Helmstetter AJ, Glemin S, Käfer J, Zenil-Ferguson R, Sauquet H, de Boer H, Dagallier L-PMJ, Mazet N, Reboud EL, Couvreur TLP & Condamine FL (2021) Pulled diversification rates, lineages-through-time plots and modern macroevolutionary modelling. Systematic Biology, accepted. doi: 10.1093/sysbio/syab083.


Magneville C, Loiseau N, Albouy C, Casajus N, Claverie T, Escalas A, Leprieur F, Maire E, Mouillot D & Villéger S (2021) mFD: an R package to compute and illustrate the multiple facets of functional diversity. Ecography, 44, 1–15. doi: 10.1111/ecog.05904.


Bonhomme C, Céréghino R, Carrias J-F, Compin A, Corbara B, Jassey V, Leflaive J, Farjalla VF, Marino NAC, Rota T, Srivastava DS & Leroy C (2021) In situ resistance, not immigration, supports invertebrate community resilience to drought intensification in a neotropical ecosystem. Journal of Animal Ecology, 90, 2015–2026. doi: 10.1111/1365-2656.13392.


Parravicini V, Bender MG, Villéger S, Leprieur F, Pellissier L, Donati FGA, Floeter SR, Rezende EL, Mouillot D & Kulbicki M (2021) Coral reef fishes reveal strong divergence in the prevalence of traits along the global diversity gradient. Proceedings of the Royal Society B: Biological Sciences, 288, 20211712. doi: 10.1098/rspb.2021.1712.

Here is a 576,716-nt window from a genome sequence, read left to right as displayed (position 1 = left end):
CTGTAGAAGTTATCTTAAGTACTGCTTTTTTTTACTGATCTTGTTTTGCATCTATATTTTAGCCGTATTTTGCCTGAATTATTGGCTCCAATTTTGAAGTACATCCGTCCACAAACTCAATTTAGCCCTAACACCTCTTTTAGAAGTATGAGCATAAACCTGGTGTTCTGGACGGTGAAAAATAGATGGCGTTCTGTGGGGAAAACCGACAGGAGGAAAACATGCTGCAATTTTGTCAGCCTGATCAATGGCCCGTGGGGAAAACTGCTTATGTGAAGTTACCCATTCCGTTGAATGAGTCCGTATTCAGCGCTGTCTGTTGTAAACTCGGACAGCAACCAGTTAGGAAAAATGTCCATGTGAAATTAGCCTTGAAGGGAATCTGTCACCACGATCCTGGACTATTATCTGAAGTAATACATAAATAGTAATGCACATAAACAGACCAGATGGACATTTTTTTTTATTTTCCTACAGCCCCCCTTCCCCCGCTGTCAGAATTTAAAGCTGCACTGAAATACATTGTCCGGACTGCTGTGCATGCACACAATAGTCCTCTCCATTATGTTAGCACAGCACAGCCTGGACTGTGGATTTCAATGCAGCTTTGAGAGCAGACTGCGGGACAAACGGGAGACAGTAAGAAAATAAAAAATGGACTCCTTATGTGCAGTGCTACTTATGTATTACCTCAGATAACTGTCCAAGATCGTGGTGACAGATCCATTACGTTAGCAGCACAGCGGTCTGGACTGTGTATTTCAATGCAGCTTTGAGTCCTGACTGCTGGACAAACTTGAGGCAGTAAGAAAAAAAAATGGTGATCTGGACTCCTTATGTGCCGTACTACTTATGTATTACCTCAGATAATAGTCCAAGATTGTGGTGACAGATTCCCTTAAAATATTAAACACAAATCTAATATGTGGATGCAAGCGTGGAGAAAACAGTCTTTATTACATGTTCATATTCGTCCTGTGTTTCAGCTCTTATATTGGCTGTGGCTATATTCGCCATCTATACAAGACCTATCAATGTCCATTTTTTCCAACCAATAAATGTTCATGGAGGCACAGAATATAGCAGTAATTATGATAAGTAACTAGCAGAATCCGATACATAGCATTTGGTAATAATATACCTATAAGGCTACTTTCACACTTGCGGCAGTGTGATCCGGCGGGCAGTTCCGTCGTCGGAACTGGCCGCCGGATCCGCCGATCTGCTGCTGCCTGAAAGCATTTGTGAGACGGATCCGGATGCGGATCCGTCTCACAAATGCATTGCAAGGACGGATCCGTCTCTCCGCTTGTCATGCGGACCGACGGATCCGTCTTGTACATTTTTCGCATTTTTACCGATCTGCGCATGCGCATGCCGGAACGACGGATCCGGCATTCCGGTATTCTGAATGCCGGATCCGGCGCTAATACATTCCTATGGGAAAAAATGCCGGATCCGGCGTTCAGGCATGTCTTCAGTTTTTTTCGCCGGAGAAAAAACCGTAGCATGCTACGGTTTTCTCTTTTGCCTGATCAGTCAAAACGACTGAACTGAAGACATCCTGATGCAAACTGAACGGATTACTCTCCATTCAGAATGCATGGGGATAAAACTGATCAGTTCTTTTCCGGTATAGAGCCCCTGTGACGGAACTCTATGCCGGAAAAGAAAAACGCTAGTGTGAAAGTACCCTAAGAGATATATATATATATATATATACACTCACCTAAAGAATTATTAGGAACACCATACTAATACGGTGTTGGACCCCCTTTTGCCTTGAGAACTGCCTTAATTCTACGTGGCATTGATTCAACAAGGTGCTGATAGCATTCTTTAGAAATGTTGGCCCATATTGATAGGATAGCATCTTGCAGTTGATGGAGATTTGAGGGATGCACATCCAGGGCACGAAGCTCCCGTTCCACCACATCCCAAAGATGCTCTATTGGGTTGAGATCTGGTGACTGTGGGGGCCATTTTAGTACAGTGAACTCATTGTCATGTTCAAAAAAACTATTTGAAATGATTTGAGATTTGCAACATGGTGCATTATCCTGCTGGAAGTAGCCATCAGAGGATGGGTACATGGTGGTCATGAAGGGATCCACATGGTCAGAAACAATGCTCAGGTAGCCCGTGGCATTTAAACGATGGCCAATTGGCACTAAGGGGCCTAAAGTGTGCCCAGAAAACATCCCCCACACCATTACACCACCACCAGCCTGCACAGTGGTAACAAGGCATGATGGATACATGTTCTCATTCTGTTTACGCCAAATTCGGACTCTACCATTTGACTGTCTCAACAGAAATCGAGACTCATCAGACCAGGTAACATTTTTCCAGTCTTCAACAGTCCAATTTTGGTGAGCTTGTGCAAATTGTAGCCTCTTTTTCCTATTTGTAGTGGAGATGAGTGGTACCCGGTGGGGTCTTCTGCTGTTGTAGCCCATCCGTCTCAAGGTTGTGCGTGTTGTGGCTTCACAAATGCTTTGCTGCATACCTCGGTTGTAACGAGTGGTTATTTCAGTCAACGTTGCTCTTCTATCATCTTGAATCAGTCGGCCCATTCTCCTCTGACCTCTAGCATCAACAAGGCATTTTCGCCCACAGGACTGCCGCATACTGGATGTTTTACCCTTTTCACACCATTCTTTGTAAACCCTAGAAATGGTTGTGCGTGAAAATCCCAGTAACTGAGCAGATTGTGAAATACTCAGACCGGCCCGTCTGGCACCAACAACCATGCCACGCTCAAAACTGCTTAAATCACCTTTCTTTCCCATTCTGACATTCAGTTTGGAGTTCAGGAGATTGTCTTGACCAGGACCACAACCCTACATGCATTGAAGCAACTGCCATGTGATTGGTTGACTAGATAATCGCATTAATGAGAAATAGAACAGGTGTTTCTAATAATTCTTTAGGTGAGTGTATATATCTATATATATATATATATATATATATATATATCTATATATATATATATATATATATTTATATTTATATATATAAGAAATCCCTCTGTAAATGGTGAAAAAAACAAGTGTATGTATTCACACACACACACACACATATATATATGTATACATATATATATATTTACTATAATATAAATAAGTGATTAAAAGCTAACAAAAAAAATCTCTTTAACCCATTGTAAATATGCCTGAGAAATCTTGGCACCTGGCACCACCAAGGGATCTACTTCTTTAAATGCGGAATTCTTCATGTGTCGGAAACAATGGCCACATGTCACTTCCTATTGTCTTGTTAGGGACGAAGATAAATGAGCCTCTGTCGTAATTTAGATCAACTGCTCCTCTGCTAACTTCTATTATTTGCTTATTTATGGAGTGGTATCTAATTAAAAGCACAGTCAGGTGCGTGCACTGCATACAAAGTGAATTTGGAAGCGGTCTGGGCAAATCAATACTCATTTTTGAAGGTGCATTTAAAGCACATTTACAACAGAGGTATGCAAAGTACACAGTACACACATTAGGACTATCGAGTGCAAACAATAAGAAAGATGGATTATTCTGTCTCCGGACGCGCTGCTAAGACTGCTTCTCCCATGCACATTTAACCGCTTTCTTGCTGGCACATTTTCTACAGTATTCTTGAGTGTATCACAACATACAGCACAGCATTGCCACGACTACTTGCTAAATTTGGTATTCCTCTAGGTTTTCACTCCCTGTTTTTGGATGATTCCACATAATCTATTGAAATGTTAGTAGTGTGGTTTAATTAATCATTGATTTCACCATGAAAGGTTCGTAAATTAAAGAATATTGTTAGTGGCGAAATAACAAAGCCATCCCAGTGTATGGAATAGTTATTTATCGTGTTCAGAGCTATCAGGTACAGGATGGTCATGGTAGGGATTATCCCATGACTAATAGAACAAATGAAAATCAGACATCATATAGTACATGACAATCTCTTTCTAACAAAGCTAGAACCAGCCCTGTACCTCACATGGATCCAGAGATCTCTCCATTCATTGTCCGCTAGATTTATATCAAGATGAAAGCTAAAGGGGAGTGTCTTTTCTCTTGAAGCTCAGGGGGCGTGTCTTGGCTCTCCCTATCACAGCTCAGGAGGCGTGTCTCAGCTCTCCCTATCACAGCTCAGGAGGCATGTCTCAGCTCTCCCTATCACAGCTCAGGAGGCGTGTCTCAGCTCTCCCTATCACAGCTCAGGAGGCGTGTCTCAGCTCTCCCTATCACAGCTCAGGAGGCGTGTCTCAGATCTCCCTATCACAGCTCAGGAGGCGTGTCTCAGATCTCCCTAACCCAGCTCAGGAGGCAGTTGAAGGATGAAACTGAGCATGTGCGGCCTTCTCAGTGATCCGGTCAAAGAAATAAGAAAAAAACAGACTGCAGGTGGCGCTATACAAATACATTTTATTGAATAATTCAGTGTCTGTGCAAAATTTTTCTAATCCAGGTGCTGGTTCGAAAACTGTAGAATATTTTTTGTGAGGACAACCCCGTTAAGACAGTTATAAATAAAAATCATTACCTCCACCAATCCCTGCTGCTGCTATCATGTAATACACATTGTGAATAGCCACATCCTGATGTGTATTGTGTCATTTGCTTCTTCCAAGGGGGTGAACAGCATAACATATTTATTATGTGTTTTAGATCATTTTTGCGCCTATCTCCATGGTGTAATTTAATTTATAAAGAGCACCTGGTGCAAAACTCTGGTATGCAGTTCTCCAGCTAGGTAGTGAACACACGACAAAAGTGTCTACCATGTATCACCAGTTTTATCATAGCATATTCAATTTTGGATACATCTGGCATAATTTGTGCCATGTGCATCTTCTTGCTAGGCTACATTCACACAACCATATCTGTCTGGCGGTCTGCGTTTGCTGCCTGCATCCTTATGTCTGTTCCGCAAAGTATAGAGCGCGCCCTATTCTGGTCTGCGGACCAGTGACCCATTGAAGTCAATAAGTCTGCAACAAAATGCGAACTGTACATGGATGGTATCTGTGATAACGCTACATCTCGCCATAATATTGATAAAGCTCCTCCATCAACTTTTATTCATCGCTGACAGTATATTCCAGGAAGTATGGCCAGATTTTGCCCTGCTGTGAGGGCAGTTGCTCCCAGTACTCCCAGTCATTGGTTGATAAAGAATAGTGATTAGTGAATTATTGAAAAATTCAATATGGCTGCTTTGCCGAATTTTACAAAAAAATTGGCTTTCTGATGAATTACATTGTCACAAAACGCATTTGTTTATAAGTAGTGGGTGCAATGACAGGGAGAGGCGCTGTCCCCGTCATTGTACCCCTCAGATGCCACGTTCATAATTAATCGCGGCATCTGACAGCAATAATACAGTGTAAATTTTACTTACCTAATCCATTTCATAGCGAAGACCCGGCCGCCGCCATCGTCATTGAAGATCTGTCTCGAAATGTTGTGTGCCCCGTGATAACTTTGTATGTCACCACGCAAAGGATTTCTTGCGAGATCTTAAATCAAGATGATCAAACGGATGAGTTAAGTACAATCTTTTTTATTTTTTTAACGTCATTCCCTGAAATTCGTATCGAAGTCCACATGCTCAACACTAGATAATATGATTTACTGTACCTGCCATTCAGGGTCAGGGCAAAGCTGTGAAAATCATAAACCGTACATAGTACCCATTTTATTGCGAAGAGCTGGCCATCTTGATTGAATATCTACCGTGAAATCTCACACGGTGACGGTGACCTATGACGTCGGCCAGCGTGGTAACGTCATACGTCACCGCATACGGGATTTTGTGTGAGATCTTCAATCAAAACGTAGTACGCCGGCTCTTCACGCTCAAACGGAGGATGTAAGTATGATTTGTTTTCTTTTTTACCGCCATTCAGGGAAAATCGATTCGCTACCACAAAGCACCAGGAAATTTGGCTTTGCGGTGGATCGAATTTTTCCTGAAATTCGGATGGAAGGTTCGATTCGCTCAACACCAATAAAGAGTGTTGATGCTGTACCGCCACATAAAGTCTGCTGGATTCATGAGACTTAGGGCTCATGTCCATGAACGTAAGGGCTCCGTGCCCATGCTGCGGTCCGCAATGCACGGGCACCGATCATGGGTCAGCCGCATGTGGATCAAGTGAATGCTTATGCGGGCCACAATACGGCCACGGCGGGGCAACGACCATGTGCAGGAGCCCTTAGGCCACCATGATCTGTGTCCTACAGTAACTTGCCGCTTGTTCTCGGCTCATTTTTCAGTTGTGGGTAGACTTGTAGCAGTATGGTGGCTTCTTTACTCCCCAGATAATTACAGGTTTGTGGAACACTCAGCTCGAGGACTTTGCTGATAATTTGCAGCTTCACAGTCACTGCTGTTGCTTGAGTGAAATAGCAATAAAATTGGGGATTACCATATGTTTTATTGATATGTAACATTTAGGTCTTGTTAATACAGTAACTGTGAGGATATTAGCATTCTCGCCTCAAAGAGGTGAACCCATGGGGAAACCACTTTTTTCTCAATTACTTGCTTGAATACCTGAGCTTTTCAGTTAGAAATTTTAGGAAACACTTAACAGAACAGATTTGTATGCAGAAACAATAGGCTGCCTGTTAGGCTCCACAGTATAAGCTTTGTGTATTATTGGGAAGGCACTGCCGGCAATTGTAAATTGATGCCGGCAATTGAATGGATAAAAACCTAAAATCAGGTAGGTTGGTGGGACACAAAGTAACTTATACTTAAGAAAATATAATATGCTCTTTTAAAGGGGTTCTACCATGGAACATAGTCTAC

Kakouei K, Kraemer BM, Anneville O, Carvalho L, Feuchtmayr H, Graham JL, Higgins S, Pomati F, Rudstam LG, Stockwell JD, Thackeray SJ, Vanni MJ & Adrian R (2021) Phytoplankton and cyanobacteria abundances in mid‐21st century lakes depend strongly on future land use and climate projections. Global Change Biology, accepted. doi: 10.1111/gcb.15866.



Campagne CS, Langridge J, Claudet J, Mongruel R & Thiébaut E (2021) What evidence exists on how changes in marine ecosystem structure and functioning affect ecosystem services delivery? A systematic map protocol. Environmental Evidence, 10, 36. doi: 10.1186/s13750-021-00251-x.


Bennett NJ, Katz L, Yadao-Evans W, Ahmadia GN, Atkinson S, Ban NC, Dawson NM, de Vos A, Fitzpatrick J, Gill D, Imirizaldu M, Lewis N, Mangubhai S, Meth L, Muhl E-K, Obura D, Spalding AK, Villagomez A, Wagner D, White A & Wilhelm A (2021) Advancing social equity in and through marine conservation. Frontiers in Marine Science, 8, 711538. doi: 10.3389/fmars.2021.711538.